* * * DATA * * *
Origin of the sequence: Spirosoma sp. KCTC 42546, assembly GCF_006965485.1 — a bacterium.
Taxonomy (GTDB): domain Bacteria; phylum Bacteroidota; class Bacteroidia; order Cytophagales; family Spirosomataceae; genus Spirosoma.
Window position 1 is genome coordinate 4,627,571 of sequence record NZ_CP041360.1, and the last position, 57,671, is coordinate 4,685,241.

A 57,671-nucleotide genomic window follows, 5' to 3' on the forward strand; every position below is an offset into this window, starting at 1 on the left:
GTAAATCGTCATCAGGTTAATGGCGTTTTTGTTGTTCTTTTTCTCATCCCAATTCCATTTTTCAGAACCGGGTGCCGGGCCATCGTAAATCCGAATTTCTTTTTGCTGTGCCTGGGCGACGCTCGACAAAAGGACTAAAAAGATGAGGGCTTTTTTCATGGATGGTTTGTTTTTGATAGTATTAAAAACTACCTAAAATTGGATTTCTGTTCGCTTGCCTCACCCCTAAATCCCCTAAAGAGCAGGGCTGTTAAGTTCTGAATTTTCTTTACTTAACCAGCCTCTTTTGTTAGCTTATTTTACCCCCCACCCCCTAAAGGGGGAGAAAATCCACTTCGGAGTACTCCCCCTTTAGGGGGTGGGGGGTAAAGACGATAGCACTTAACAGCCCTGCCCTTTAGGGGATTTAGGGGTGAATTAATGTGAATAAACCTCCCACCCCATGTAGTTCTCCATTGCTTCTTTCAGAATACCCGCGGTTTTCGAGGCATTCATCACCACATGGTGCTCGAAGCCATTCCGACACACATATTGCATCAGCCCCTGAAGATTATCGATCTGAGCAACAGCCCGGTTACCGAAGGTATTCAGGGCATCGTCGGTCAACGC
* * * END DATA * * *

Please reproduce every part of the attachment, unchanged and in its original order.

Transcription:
Origin of the sequence: Spirosoma sp. KCTC 42546, assembly GCF_006965485.1 — a bacterium.
Taxonomy (GTDB): domain Bacteria; phylum Bacteroidota; class Bacteroidia; order Cytophagales; family Spirosomataceae; genus Spirosoma.
Window position 1 is genome coordinate 4,627,571 of sequence record NZ_CP041360.1, and the last position, 57,671, is coordinate 4,685,241.

A 57,671-nucleotide genomic window follows, 5' to 3' on the forward strand; every position below is an offset into this window, starting at 1 on the left:
GTAAATCGTCATCAGGTTAATGGCGTTTTTGTTGTTCTTTTTCTCATCCCAATTCCATTTTTCAGAACCGGGTGCCGGGCCATCGTAAATCCGAATTTCTTTTTGCTGTGCCTGGGCGACGCTCGACAAAAGGACTAAAAAGATGAGGGCTTTTTTCATGGATGGTTTGTTTTTGATAGTATTAAAAACTACCTAAAATTGGATTTCTGTTCGCTTGCCTCACCCCTAAATCCCCTAAAGAGCAGGGCTGTTAAGTTCTGAATTTTCTTTACTTAACCAGCCTCTTTTGTTAGCTTATTTTACCCCCCACCCCCTAAAGGGGGAGAAAATCCACTTCGGAGTACTCCCCCTTTAGGGGGTGGGGGGTAAAGACGATAGCACTTAACAGCCCTGCCCTTTAGGGGATTTAGGGGTGAATTAATGTGAATAAACCTCCCACCCCATGTAGTTCTCCATTGCTTCTTTCAGAATACCCGCGGTTTTCGAGGCATTCATCACCACATGGTGCTCGAAGCCATTCCGACACACATATTGCATCAGCCCCTGAAGATTATCGATCTGAGCAACAGCCCGGTTACCGAAGGTATTCAGGGCATCGTCGGTCAACGC